Piedmont, Oklahoma (CNN) -- Arkansas, Oklahoma and Kansas picked up the pieces after damaging storms and tornadoes moved through Tuesday night, but national weather forecasters predicted more severe weather Wednesday evening for parts of the Ohio and Mississippi Valleys.
Around 7:03 p.m. central time, trained weather spotters reported a tornado near midtown Memphis, Tennessee, according to the National Weather Service.
Tornado warnings were issued for eastern Arkansas, areas of western Tennessee and southeast Missouri.
The jet stream disturbance that was partly responsible for Tuesday's tornado outbreak could cause storms on Wednesday eveningfrom Louisiana northeastward to the lower Great Lakes region, according to a statement from the weather service. Numerous tornadoes were expected to develop, accompanied by widespread damaging winds and large hail, in a region that stretches from northern Mississippi, across parts of Arkansas, Kentucky, Missouri and Indiana, all the way to central and southern Illinois.
Huge swathes of the region have face a "particularly dangerous situation," according to designations by the weather agency. This means that destructive tornadoes, hail up to 3 inches in diameter, wind gusts up to 70 miles per hour and dangerous lightening are possible.
This is bad news for an area still reeling from deadly storms that rolled through less than 24 hours earlier.
Sixteen people were killed by the latest string of severe storms. Ten were in Oklahoma, four in Arkansas and two in Kansas, authorities said.
In Arkansas' Franklin County, a tornado touched down shortly after midnight, killing at least two people, according to Tommy Jackson, a spokesman for the Arkansas Department of Emergency Management.
The two other deaths were in Johnson County, said Renee Preslar, a spokeswoman for the Arkansas Department of Emergency Management.
In Stafford County, Kansas, two motorists died when an uprooted tree slammed into their van, according to the state adjutant general's office.
In Oklahoma, seven people were killed in Canadian County, according to Sheriff Randall Edwards.
Ronnie Funck, a spokesman for the county emergency management office, said more than 100 people were injured.
Two people died in Oklahoma's Logan County, and one was killed in Grady County, according to Cherokee Ballard with the state medical examiner's office.
A 3-year-old who went missing during the ferocious weather in Canadian County remains unaccounted for.
Ryan Hamil was with his mother and his siblings in their home when the storm hit, said Pam Capener, the boy's great-aunt. "Cole, the 15-month-old, did not survive," she said. "Cathleen, who is 5, is in the hospital in stable condition."
Their mother, Catherine Hamil, "has a lot of broken bones, bruises and cuts, but I believe she's stable now, last I heard," Capener said. Hamil is pregnant, and her baby is due in October, she said. "They did get the heartbeat of the baby yesterday, so the baby's stable."
The children's father, Catherine's husband Hank Hamil, was out of town Tuesday but has returned and is searching for Ryan, Capener said.
"Last I heard, they're searching a 16-mile stretch," she said.
She added that she believes the family had taken refuge in a bathtub when the storm barreled through. "I don't know if they were thrown out," she said.
The family has started a fund to raise money for hospital expenses. The Hamil Family Assistance Fund already had $2,225 in pledges even though it was created only Wednesday.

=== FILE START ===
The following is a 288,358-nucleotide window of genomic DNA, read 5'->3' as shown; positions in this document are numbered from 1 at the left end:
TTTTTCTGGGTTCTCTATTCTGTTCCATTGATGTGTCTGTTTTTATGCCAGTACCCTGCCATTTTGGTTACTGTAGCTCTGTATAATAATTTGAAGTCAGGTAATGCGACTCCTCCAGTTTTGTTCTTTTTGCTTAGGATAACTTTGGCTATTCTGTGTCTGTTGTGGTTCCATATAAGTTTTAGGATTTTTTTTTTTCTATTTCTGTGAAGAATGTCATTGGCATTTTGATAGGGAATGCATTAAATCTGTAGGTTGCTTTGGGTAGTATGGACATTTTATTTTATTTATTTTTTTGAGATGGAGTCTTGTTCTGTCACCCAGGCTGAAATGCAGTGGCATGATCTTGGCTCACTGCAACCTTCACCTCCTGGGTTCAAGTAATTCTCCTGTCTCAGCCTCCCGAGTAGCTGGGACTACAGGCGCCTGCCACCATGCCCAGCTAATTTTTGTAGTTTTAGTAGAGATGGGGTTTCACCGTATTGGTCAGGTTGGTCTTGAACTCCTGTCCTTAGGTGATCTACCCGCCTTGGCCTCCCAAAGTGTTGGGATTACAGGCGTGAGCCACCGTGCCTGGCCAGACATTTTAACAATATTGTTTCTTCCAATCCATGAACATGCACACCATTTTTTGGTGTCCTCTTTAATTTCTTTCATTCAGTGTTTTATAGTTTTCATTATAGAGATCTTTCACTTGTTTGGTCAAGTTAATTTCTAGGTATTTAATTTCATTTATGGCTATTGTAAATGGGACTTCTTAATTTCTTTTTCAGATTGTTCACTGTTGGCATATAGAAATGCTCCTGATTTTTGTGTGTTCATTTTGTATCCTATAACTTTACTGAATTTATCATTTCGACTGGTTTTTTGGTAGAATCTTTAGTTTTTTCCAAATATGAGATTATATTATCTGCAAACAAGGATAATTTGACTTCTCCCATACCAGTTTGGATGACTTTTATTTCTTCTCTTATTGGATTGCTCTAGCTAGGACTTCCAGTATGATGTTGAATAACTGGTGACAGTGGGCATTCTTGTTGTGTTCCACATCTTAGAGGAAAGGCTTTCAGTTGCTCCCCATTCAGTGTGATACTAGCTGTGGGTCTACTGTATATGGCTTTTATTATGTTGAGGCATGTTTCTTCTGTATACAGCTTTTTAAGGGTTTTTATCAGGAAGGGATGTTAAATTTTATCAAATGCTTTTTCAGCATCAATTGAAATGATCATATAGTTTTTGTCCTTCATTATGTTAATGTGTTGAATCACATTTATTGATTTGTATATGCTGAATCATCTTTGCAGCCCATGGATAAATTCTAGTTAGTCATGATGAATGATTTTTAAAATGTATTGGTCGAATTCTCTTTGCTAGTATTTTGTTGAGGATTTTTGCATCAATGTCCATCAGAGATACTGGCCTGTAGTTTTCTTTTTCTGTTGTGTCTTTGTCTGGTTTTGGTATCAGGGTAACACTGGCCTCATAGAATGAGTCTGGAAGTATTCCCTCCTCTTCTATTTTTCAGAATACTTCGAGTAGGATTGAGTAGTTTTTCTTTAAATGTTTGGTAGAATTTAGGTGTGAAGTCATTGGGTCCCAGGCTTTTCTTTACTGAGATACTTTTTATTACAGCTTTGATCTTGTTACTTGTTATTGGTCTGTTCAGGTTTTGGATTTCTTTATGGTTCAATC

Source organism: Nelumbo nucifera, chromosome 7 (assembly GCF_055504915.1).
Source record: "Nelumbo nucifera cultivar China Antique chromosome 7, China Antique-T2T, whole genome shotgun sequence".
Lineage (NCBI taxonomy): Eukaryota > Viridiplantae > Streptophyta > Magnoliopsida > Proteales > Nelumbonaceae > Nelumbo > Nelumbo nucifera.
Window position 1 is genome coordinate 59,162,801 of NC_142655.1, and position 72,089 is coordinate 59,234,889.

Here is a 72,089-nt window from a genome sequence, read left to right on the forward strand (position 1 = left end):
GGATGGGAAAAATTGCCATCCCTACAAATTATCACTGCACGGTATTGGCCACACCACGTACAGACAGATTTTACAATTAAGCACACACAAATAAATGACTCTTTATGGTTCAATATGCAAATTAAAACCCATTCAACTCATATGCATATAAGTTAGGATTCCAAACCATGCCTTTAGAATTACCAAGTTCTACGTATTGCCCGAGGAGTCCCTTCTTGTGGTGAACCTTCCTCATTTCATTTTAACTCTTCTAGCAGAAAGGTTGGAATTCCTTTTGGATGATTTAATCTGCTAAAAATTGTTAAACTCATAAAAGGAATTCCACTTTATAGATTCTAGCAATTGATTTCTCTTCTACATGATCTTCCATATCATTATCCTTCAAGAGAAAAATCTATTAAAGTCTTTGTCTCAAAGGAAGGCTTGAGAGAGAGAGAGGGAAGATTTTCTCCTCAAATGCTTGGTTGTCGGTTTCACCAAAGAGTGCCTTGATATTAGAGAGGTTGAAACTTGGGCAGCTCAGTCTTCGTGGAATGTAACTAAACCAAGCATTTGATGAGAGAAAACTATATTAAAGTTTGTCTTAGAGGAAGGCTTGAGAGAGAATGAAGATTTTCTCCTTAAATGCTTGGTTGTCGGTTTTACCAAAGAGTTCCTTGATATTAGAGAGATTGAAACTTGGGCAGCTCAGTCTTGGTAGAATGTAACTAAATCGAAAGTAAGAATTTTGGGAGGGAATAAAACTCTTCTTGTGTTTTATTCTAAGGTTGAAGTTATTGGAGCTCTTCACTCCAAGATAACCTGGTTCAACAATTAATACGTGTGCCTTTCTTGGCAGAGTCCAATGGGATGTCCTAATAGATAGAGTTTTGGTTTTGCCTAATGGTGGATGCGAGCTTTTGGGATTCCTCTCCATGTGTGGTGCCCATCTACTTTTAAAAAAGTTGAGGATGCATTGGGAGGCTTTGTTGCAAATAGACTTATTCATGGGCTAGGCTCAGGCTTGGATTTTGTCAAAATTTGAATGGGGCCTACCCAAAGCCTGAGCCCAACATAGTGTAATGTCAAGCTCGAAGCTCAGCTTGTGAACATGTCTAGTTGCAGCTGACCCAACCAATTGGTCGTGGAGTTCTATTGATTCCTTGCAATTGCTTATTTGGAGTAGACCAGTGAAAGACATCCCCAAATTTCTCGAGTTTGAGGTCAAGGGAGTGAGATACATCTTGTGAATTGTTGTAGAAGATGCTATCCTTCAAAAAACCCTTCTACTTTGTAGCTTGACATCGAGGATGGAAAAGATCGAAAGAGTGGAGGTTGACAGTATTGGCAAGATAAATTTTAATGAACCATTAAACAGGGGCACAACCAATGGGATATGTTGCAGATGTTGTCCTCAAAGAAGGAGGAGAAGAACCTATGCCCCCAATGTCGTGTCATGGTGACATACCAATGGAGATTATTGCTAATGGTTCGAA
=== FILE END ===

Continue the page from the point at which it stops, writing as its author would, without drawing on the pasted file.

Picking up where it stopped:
Teams of rescuers were out Wednesday continuing the search on both land and water.
But there were unexpected tales of joy amid the devastation and destruction.
In Piedmont, Oklahoma, a family now has its beloved dog, Roxie, back, even if there isn't a home to bring her to.
Frank Wood said he was forced to shut the door to their safe room Tuesday evening with Roxie still outside. "I couldn't get her," he told CNN. "The storm was basically just circulating right around the corner. I didn't really have a choice. She just kept running away from me. She was so scared and skittish."
When Wood and his two children emerged, the house had been ripped to shreds, and Roxie was nowhere to be seen.
She was found the next morning, however, at a work site nearly two miles from the Woods' family home. Chesapeake Energy worker David Franco scooped up the boxer and got Woods number from Roxie's tag.
It's been a historic tornado season in the U.S. More than 500 people have been killed, according to figures from the National Weather Service and local authorities. That makes 2011 the deadliest season since 1953, when 519 people were killed in twisters.
Oklahoma Gov. Mary Fallin declared a state of emergency Wednesday in 68 Oklahoma counties hit by the tornadoes and other severe weather. Only nine counties in the state were not included in the declaration.
"Our hearts go out to those who lost their loved ones in the storms last night, and our thoughts and prayers continue to be with all the families and communities that have been affected," Craig Fugate, head of the Federal Emergency Management Agency, said in a statement issued Wednesday.
"These historic storms have highlighted the incredible resolve of the American people, especially the first responders, emergency workers, firefighters, volunteers and neighbors who have been working around the clock for days to respond to these storms and conduct search and rescue efforts. Their efforts have been extraordinary," he said.
Chickasha, Oklahoma, is one of the towns where a tornado was spotted Tuesday night.
"Thank God we weren't (there)," said Pastor Gary Rogers of the Grand Assembly of God church in Chickasha. "No one was there." Half the church's roof was torn off, he said.
Twenty-four hours later, the church would have been bustling with Wednesday activities, he said.